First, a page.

Tuesday, November 1st, 2005

Oysterville: Day 3

consumed on 8/28/05

On our last day in Oysterville we decided to stop at Oysterville Sea Farms to pick up the obligatory jar of oysters and some amazing shortbread studded with dried cranberries. The shop was small but packed with delicious seafood and dried goods from around the Long Beach Peninsula.

The rest of the afternoon we spent hiking around the salt marshes on Willapa Bay. We were the only ones out there and it was eerie and oppressively quiet except for the chirping of crickets and the dim buzz of the dragonflies. The day was oddly muggy and the air was dank and stagnant. We wound our way along the spongy mud trail through the dead and decaying grasses, trying our best to avoid all of the snakes. The highlight of our walk was when we spotted seabeans. I’d never seabeans in the wild and I was slightly unnerved to see where they came from. We harvested several handfuls and left the marsh in search of crab—with the idea of recreating Rover’s crab bisque.

On the way out of town, we drove through Nahcotta and stopped at Willapa Bay Shellfish for two, beautiful, live crabs. Unfortunately, after the long drive back to Seattle, I forgot my seabeans in the car and ended up with just a crab. I didn’t have the proper ingredients handy for the Asian dipping sauce, so I decided to steam my crab with a coating of Survival Spice. I melted butter for the crab, but I was craving something more interesting. I pulled out the container of Survival Spice again and started using it like a dry dip. It may seem like an odd pairing, but I really enjoyed the assertively sweet and spicy flavors with the crab.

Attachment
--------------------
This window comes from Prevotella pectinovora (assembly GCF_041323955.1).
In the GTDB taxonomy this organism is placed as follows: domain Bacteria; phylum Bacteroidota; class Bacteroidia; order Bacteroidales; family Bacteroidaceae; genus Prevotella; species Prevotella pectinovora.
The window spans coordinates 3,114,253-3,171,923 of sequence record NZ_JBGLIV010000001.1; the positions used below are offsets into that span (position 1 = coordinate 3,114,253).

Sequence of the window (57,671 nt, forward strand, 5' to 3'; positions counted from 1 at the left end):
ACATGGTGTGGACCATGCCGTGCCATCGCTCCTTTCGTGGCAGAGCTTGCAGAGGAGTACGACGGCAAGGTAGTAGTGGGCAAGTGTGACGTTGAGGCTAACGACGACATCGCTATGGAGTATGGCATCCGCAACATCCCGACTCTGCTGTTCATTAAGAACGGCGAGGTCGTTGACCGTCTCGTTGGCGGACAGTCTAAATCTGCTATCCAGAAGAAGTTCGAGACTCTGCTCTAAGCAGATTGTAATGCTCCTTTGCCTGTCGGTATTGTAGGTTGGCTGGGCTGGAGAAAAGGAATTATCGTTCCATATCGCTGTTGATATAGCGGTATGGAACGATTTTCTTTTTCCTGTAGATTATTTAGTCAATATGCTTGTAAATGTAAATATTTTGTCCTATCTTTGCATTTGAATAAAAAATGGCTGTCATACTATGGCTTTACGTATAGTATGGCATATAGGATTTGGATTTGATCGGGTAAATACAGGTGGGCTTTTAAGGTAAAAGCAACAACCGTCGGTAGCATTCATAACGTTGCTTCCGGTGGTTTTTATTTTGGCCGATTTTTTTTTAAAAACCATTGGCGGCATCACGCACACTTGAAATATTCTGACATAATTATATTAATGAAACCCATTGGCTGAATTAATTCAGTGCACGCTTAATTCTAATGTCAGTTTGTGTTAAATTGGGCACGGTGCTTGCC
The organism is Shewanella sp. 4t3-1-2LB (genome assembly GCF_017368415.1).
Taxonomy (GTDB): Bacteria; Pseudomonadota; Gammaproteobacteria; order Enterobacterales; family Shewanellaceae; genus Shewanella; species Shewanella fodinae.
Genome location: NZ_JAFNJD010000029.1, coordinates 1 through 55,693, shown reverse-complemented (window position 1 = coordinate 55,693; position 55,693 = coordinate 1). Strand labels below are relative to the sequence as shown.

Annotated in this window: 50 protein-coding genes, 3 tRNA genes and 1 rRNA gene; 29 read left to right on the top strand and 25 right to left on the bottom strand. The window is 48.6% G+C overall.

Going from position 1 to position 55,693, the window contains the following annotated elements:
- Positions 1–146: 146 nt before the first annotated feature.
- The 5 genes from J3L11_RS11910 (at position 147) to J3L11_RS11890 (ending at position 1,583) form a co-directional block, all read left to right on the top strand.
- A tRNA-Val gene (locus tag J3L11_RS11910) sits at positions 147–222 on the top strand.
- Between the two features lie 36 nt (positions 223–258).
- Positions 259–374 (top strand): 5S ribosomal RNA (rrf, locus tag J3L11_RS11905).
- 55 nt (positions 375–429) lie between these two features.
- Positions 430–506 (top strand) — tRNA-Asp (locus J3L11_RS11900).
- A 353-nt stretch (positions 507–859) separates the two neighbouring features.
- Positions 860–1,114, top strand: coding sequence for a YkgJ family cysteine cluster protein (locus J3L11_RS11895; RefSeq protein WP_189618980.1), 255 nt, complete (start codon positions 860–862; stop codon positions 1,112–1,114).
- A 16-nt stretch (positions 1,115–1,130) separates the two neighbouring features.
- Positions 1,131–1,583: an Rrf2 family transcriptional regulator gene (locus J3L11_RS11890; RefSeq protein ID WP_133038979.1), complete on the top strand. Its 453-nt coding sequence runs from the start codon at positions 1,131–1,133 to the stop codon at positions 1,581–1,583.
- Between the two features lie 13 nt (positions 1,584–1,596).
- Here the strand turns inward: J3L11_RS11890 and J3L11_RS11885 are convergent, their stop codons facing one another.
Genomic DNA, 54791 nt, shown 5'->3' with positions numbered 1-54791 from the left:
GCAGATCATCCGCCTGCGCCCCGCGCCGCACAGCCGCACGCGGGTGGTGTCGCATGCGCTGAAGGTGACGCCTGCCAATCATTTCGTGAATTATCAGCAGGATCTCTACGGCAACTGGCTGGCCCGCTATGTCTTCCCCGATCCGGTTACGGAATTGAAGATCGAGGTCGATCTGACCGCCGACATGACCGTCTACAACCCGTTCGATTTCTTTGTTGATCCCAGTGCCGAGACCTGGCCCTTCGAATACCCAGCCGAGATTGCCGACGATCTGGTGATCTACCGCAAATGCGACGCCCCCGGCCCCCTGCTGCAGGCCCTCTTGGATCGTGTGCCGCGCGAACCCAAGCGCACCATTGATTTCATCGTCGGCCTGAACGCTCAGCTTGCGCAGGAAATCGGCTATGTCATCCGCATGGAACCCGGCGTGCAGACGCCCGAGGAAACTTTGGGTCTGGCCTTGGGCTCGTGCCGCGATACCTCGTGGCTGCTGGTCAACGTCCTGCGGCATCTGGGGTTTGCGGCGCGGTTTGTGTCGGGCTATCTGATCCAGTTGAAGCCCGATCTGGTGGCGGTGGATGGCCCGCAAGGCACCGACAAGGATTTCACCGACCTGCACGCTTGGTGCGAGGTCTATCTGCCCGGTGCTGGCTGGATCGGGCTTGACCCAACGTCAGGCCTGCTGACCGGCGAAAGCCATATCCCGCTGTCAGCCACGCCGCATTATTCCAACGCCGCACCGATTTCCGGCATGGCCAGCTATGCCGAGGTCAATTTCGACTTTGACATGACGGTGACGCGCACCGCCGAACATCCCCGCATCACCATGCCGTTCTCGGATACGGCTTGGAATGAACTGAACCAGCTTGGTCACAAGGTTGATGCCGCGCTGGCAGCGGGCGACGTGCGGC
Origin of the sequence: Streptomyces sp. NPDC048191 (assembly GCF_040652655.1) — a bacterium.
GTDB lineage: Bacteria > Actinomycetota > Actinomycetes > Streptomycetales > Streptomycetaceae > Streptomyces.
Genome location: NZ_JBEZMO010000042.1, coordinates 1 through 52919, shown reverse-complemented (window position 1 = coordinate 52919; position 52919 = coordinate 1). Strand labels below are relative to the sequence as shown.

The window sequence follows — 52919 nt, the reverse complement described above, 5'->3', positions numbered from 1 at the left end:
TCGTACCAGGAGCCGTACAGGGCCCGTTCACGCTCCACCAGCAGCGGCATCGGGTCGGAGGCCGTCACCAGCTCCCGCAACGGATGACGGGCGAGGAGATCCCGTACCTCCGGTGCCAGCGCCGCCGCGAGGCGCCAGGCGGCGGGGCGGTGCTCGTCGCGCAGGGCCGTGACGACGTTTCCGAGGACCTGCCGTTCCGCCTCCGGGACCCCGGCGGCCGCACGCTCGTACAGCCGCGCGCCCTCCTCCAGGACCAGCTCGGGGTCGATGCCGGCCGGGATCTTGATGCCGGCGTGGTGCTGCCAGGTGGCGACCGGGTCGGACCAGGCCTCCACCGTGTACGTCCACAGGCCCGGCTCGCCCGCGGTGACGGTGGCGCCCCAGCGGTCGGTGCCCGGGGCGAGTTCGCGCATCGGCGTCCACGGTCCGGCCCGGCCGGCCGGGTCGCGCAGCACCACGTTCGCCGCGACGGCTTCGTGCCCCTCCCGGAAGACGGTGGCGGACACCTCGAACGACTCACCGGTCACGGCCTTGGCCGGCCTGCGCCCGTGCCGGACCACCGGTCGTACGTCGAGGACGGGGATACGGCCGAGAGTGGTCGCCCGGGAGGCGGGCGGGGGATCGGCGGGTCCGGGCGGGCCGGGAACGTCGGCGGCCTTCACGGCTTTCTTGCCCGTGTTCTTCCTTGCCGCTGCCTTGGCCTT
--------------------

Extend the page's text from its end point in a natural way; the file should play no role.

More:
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9 Responses to “Oysterville: Day 3”

  1. Mmmmm, I love crab. The picture looks awesome!

    I’ve been making “Survival Butter” for crab lately. Great combo, I think (in all modesty, believe me, I’m really brutal when something doesn’t work) and it’s a really efficient use of butter and spice, too.

  2. megwoo says:

    PC – Survival Butter?! Love it!

  3. I’m so bummed you forgot the seabeans! I’ve never run into them in the “wild” or maybe I just didn’t know what they were before – seems like they’ve suddenly come into their own and are showing up all over town!

    ~ B

  4. megwoo says:

    Yeah, It’s too bad I forgot them—they were really crisp and good. So, whenever you’re in a salty, marshy, beach area, look down. They’re all over the place… almost like weeds!

  5. simon says:

    Survival spice on crab? Haha. I’ve got to try that out Meg. Great post!

  6. megwoo says:

    Thanks Simon, the crab was surprisingly good!

    P.S. Those Prime Burgers sound amazing. Can’t wait to see pics…

  7. Jane says:

    Fresh steamed crab, that is the life.

  8. JAckiemo says:

    Oysterville! Ah. Reading the archives.. My husband and I were married at the oysterville church about a year and a half ago. We had our reception at the school house and put our aprons on and cooked up oysters,clams and fresh dungeness crab frm the jolly Rogers Seafood in NAhcotta. I have spent many summers on the longbeach peninsula and this was the perfect place to get married for 2 foodies! J. Cash’s burning Ring of Fire was played on the piano at the Oysterville CHurch as our exit song. We asked to ring the bells at the church but they do not work. Instead we fired the cannon across the street into Willapa BAy! The Oysterville malisha is a fine organization and I strongly encourage others to support them! We had a fabulous wedding that took a lot of planning and putting your trust into people that we had never met. I am so glad we had the wedding we did! We go back every year for our anniversary

  9. megwoo says:

    Sounds like a wonderful wedding! How fun!

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